Already, with limited time, the members of parliament are fully engaged with communities through public hearings and oversight. I think the question is whether Parliament staff is doing enough to educate the masses about Parliament because our public hearings highlight that most politically engaged persons are aware of how the parliament systems work. In many cases, party members are the ones who participate in these public hearing activities. We do not hear enough voices that are not politically active.

As Members of Parliament, we should be agitated and educate our people about how parliament works. It cannot be right that people still vote for a certain party because they fear that their social grants shall be taken away if they don’t vote for them. These are serious problems in rural areas. Parliament staff must educate people about their rights to participate in parliament work. It is not only reserved for politically affiliated people.

6. What are you passionate about, both professionally and personally?

I am passionate about financial inclusion in the agriculture and SMME sector. Thriving agriculture and SMMEs are crucial for economic growth. We need financial systems that are sensitive to these sectors. Soft loans and a conducive environment which include policy certainty are very important to ensure an inclusive economy.

Throughout my career, I have always been interested in legislation that addresses the issues of transformation in the financial sector. Of specific importance are the laws and systems in place to address inclusivity of financial access for the SMME, credit protection and land reform. I headed up a credit centre where we improved access to credit by black small businesses and advocated for the establishment of small business centres in the townships.

The country lacks proper development financial instruments to assist emerging black farmers. The proposed blended finance in 1998 didn’t work because government made announcements without proper systems and policies in place to support the programme. Government has failed to leverage its financial resources through public-private partnerships to bring more farms into production. Soon, there is a possibility of unfunded mandates because the purse is shrinking while the demand is rising.

7. Which social justice issues are you most concerned with?

  • Freedom and opportunity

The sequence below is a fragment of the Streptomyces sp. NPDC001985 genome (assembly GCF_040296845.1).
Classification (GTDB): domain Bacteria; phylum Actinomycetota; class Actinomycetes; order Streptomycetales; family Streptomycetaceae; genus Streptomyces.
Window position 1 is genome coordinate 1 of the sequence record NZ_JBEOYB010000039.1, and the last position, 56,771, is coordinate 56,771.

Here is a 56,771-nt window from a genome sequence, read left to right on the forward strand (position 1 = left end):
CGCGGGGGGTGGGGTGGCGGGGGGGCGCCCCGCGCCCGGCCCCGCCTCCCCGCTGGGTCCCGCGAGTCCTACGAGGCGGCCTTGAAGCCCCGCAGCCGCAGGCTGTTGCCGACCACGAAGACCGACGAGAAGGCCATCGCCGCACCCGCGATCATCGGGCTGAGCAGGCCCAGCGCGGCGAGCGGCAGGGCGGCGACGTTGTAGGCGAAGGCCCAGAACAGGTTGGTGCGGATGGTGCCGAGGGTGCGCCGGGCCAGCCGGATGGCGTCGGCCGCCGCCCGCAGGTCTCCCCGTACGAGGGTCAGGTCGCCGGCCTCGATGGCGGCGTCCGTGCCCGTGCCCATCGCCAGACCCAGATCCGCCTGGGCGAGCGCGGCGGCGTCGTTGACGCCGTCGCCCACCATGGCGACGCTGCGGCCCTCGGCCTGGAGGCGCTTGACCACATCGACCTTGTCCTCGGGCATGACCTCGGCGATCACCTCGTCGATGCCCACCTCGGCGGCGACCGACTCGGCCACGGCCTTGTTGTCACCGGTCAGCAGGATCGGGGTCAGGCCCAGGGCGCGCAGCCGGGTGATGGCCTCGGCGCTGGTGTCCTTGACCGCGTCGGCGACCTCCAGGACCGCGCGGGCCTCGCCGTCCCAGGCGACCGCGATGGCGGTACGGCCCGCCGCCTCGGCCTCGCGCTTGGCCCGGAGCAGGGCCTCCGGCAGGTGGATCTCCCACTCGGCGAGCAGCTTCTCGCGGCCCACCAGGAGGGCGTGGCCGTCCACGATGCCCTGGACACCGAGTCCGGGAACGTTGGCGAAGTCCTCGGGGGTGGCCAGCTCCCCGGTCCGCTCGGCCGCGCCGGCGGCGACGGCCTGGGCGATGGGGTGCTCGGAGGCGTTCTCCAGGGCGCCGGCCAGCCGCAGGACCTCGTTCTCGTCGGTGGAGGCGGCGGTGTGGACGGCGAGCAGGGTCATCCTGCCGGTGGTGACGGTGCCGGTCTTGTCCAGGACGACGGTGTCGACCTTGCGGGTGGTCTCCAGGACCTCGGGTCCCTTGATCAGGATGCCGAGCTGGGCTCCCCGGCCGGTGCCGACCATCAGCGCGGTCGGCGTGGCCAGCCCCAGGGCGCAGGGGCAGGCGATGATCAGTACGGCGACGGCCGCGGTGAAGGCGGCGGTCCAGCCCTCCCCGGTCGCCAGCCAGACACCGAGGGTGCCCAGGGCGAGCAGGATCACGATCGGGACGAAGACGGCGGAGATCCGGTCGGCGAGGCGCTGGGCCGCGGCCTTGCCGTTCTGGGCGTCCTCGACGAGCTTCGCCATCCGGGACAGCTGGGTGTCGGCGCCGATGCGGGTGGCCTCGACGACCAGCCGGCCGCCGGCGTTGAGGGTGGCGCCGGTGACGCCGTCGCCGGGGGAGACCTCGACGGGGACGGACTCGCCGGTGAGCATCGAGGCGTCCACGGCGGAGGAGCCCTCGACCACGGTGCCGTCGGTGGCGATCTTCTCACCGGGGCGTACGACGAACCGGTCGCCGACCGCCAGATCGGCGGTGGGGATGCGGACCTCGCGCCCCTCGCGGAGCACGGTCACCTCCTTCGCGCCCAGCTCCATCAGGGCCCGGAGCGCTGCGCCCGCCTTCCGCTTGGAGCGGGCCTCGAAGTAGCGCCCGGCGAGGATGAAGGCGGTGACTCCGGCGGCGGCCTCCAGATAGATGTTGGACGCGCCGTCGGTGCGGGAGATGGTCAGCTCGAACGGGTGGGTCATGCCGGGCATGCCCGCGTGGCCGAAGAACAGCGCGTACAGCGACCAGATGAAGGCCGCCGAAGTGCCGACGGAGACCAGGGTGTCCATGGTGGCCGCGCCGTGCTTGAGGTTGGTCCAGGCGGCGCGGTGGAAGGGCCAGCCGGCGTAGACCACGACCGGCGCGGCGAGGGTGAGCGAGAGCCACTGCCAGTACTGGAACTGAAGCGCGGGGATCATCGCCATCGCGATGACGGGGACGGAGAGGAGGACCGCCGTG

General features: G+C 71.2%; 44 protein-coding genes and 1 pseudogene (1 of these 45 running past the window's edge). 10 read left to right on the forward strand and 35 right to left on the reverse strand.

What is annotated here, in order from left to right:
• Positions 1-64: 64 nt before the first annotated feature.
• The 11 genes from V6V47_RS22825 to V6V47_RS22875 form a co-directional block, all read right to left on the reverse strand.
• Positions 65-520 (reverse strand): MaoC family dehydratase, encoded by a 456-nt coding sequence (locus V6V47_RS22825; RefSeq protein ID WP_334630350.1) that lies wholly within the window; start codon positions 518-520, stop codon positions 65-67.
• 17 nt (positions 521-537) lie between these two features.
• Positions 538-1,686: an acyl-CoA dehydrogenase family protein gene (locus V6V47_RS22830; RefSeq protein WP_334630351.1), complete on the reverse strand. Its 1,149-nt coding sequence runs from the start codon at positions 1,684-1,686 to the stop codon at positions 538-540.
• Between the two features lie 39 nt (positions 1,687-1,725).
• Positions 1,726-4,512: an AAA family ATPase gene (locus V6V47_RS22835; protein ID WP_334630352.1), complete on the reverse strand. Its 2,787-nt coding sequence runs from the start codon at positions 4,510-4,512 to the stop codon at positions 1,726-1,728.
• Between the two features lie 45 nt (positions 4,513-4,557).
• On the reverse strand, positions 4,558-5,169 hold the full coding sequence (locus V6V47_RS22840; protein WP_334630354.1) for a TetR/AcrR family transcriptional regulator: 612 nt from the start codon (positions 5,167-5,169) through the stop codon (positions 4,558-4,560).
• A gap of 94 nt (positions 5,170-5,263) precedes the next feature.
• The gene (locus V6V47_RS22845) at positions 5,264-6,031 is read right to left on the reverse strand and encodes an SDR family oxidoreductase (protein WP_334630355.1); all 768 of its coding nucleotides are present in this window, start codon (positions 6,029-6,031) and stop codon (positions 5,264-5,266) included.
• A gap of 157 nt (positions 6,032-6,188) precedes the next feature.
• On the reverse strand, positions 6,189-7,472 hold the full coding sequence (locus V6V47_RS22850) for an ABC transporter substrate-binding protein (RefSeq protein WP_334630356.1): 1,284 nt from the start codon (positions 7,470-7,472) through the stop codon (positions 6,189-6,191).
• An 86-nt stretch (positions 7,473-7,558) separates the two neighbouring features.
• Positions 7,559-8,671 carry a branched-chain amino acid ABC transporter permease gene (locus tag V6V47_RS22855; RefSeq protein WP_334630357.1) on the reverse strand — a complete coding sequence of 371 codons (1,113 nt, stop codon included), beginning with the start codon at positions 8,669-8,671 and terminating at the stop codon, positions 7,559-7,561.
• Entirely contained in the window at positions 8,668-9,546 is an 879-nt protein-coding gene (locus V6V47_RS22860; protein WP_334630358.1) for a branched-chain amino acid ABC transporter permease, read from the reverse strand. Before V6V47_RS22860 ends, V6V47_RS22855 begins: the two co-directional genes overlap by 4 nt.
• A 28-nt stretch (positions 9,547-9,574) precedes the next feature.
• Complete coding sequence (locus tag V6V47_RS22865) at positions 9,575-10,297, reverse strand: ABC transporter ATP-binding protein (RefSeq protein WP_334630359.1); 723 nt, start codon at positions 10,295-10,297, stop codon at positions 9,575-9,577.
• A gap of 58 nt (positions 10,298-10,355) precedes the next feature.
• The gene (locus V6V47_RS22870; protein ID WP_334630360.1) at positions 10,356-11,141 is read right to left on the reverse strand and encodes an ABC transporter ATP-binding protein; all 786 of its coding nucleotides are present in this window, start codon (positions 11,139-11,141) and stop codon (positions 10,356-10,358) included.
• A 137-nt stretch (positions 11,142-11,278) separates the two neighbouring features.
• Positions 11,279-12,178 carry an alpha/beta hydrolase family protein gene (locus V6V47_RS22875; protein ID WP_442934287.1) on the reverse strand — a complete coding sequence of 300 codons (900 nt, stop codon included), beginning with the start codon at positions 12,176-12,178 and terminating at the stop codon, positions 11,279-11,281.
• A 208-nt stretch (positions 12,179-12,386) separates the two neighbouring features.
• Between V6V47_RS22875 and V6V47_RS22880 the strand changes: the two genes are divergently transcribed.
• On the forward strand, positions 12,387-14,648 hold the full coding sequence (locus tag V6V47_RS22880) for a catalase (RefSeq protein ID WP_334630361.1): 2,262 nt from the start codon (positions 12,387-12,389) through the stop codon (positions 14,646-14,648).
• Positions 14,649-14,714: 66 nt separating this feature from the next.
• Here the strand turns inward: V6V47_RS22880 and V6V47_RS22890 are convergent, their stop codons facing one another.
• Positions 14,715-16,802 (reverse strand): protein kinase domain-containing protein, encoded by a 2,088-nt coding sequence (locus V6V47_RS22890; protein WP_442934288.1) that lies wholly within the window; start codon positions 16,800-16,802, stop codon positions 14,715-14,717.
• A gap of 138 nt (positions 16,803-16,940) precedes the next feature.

• Fairness
  • Diversity
  • General Security of the citizens of this country
  • Gender-Based Violence

8. Does Parliament do a good job of holding the Executive to account? If not, what can be done to improve this?

I don’t think Parliament is doing a great job. The problem we have is the ANC’s abuse of its majority in Parliament. This has led the members of the party to blindly support the Executive despite being on the wrong side of the law. ANC MPs have consistently used their majority in Parliament to shield their ministers from being held accountable. This was very clear during the past term of Parliament and was raised by the Zondo Commission. It is still continuing, and no lessons have been learnt. MPs must introduce Private Members Bills to address some of the prevailing gaps in the system of holding the executive to account. It cannot be business as usual.

9. What are your or your party's aspirations/plans for the remainder of the Sixth Parliament?

The Democratic Alliance always strive to represent South Africans well at all times. We do this by holding the Executive to account even when it is not fashionable to do so. We remain focused on utilizing the prevailing parliamentary mechanism, which include bringing Private Members Bills and important debates in the house in an attempt to end the sufferings of many South Africans. The DA’s focus is to ensure that we end corruption, we must end the cadre deployment and create a conducive environment and policy certainty for a well-functioning economy that can create more jobs to end joblessness and end hunger.

10. What obstacles prevent Parliament from doing its work and how would you fix it?

What has been very irritating in recent times has been the poor planning to conduct oversight work, especially when it involves travelling to communities for public participation. Despite finalizing plans for oversight, they are often cancelled on short notice. This has been very frustrating because it means you cannot plan any constituency work because the days you planned have to shift and make way for oversight and further you cannot replace those dates with cancelled days. Flights planned for Thursdays and Mondays also cut into time that should be spent on constituency work. This must be addressed with the programming committee because it does not affect MPs only, the communities are also affected by the poor arrangements of Parliament.

Find out more about Mr Masipa on his profile.